About this Research Topic
The maintenance of balanced cholesterol homeostasis is an important aspect of Central Nervous System functions including brain development, myelination, neuronal signalling and survival. Cholesterol also interacts with numerous sterol transport proteins that facilitate cholesterol trafficking and regulate its subcellular distribution. The importance of brain cholesterol homeostasis is highlighted by the negative impact of genetic mutations affecting enzymes of this metabolic pathway, as observed in several neurodevelopmental and neurodegenerative diseases. Brain cells are cut off from cholesterol blood supply as the blood-brain barrier (BBB) prevents entry of lipoproteins. As a consequence, the cholesterol present in the brain is formed by de novo synthesis. All types of neural cells, including glial and neuronal cell types, synthesize cholesterol during development. As adulthood is reached, neurons are believed to down-regulate cholesterol synthesis and to entirely rely on cholesterol delivered by astrocytes. The major pathway for cholesterol catabolism is achieved by the neuronal enzyme, cholesterol 24- hydroxylase, leading to the conversion of cholesterol into 24(S)- hydroxycholesterol (24S-OHC), a metabolite that can cross the BBB, but also acts locally as a ligand of Liver X receptors -target genes. As adulthood is reached, neurons are believed to down-regulate cholesterol synthesis and to entirely rely on cholesterol delivered by astrocytes. Importantly, the dysregulation of cholesterol metabolism has been implicated in several Neurodegenerative diseases: i) in Alzheimer's disease, cholesterol turnover is involved in amyloid precursor protein processing at the membrane and modification of cholesterol levels can influence Aβ formation, ii) in Parkinson's disease, α-synuclein aggregation may be linked to cholesterol levels, and in patients, 24S-OHC levels in cerebrospinal fluid is correlated with disease duration, iii) in Huntington's disease the last decade research emphasized alteration of cholesterol synthesis and metabolism as a pathological mechanism. In this research topic we wish to review the knowledge of key molecular pathways involved in each major aspect of cellular cholesterol metabolism, and its role on the pathogenesis of neurodegenerative diseases. We will also discuss the specific methodology requirement to quantify and monitor sterols and oxysterols within the brain and the different structures of the brain. The final goal is to address the spatio-temporal intervention for cholesterol manipulation to delay the age of onset of the disease and slow-down progression before brain cells may undergo irreversible damage. All article types of the Journal are welcome for submission.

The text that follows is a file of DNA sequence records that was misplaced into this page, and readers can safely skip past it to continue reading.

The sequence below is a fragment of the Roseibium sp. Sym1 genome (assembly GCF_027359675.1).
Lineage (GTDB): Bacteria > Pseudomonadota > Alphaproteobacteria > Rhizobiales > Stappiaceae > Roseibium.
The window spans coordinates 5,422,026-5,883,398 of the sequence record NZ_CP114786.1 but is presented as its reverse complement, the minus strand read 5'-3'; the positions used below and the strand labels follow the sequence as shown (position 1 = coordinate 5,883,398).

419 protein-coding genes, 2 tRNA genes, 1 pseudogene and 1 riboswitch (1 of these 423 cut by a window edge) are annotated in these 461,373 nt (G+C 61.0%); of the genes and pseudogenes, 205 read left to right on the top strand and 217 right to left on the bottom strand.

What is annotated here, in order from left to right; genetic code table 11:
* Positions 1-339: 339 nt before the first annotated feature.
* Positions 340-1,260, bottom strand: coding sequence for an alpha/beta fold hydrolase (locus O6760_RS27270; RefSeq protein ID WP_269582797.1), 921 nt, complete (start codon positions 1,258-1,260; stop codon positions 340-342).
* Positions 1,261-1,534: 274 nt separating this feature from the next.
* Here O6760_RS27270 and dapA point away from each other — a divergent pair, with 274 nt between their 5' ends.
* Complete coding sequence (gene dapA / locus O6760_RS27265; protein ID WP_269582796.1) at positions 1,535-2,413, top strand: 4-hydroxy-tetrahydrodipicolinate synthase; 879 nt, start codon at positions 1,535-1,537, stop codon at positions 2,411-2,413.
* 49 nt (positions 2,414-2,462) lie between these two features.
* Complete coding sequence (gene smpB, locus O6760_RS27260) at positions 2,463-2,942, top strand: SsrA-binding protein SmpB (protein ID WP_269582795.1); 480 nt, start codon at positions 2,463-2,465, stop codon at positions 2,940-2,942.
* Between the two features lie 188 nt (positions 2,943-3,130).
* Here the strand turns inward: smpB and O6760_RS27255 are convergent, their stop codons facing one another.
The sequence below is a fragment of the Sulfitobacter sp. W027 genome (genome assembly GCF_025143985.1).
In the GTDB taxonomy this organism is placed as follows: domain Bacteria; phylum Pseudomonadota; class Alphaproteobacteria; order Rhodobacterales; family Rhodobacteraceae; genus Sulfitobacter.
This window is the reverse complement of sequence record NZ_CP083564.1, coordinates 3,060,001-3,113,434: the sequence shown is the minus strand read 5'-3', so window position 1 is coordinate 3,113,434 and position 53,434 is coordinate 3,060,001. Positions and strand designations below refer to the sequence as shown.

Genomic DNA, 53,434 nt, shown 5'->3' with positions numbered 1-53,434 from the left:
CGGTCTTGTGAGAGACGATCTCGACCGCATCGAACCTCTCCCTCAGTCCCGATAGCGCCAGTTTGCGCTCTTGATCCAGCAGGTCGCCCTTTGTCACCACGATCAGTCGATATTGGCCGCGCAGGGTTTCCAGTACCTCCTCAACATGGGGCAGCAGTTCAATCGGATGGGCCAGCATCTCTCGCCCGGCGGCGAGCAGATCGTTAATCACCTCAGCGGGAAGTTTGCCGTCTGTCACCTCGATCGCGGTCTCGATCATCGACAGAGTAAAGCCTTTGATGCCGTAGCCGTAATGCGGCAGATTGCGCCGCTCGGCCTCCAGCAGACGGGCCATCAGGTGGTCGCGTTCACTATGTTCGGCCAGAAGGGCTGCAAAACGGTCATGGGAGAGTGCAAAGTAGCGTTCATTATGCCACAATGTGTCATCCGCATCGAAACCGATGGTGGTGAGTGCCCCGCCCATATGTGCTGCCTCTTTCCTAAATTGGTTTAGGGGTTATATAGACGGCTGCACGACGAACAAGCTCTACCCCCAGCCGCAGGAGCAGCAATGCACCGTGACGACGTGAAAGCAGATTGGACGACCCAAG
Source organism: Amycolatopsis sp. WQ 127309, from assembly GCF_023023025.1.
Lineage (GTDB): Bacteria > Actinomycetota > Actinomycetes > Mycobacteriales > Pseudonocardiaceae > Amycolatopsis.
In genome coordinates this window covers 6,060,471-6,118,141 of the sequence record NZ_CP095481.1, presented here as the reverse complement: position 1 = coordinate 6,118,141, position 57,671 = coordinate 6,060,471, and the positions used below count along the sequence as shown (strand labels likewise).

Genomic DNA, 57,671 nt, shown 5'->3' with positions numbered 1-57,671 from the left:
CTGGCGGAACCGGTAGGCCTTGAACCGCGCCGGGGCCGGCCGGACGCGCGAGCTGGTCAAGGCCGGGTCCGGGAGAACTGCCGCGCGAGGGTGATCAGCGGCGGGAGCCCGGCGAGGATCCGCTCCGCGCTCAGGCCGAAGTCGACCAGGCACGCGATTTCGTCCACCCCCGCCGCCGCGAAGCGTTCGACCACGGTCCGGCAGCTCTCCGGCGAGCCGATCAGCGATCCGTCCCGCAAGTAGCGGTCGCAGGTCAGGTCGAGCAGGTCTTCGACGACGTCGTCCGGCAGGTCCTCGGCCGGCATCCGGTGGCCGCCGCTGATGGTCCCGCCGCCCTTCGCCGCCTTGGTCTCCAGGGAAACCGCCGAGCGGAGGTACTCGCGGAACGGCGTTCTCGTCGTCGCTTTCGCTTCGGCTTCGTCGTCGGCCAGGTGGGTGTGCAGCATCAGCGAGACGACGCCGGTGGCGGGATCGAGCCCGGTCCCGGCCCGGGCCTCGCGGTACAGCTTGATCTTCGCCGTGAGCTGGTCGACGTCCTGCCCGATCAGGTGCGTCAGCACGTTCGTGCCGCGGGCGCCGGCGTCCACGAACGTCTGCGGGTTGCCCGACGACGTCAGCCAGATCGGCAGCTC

Keywords: Cholesterol, Brain, Neurodegenerative Diseases, Cell Signalling, Therapy
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